Whenever a company blows like a head gasket on a Chyrsler Sebring, I enjoy going back in the archives and seeing what the CEO said in conference calls, press releases and television interviews.
There is no better way to highlight the arrogance, stupidity or perhaps dishonesty of the used car salesmen we often hire to run our companies.
Case in point, my latest column on the CEO who ran BankUnited, the bank regulators recently seized in Florida. As he flooded the Sunshine State with mortgages, he opined Florida was virtually recession-proof. Click here to read column.
One of my first columns for Dow Jones Newswires was about comments IndyMac Bancorp Inc. CEO Michael Perry made in the quarters before regulators seized his institution.
“The difficult market environment we are facing -though unpleasant now, particularly in its negative impact on our stock price – will have longer-term benefits as it separates the weak from the strong, weeds out some of the more reckless competitors and causes us to get better and better at everything we do,” he wrote in a letter to shareholders. “For many of our competitors … who took on too much risk, it is now time to ‘pay the piper.”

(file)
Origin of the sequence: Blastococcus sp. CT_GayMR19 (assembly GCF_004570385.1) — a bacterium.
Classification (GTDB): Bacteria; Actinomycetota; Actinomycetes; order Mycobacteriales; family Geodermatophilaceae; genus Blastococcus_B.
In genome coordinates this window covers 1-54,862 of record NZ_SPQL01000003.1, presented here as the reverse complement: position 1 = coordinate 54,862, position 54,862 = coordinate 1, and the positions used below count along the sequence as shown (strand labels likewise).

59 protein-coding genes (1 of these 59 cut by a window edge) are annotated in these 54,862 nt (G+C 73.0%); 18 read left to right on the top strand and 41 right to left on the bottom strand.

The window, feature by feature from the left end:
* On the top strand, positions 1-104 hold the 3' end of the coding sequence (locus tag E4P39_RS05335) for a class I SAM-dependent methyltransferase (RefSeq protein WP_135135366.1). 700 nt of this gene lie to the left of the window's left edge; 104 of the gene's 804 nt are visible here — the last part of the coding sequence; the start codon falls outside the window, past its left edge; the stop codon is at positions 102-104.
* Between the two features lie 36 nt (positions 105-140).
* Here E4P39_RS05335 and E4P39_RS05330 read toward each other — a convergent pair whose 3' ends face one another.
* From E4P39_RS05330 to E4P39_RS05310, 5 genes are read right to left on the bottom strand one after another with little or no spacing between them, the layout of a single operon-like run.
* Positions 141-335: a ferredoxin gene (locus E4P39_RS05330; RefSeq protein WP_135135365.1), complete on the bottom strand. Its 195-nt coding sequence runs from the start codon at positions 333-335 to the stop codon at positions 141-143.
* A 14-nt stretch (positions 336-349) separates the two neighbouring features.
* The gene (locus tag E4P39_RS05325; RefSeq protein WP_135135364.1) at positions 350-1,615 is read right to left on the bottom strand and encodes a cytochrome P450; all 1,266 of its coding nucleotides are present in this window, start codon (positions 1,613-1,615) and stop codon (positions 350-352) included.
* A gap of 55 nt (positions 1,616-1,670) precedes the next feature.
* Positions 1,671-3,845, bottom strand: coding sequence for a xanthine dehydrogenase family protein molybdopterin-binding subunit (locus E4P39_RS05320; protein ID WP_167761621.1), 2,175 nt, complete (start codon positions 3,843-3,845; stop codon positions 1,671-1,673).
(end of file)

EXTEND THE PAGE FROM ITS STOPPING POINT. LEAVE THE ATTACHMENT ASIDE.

It’s like that old saying, whatever doesn’t kill you makes you stronger … until it kills you.
Then there was Rick Wagoner, CEO of General Motors.
On Aug. 18, Wagoner was on PBS’ Charlie Rose Show, boasting of a $26 billion liquidity position that would carry GM through at least 2009. No bailout or bankruptcy plans here.
“We believe, under conservative market scenarios… we’re good through ’09,” he told Rose. “And we’ve got capability to work beyond that… At this point, I think the message I would like to leave you with here is GM is here to stay …”
Then there was Countrywide Financial CEO Angelo Mozilo.
“Over the entire history of this country, housing prices have never gone down nationally,” Mozilo told CNBC in May 2005. “Over the longer term, there’s no better investment that I’ve observed than owning a home.”
What about defaults?
“They’re pretty low,” he said. “And I think one of the reasons being is because you’ve had such an escalation in real-estate prices that if anybody gets into trouble, they have a way out; you know, they can sell the home. As long as we continue the job formations that we have, the momentum that we have, you’re going to have very little incident of default.”
And what if housing values actually do go down?
“If you’re in a home and you’re going to live in that home, whether the value of the house goes up or down, except for your psyche, nothing really happens.”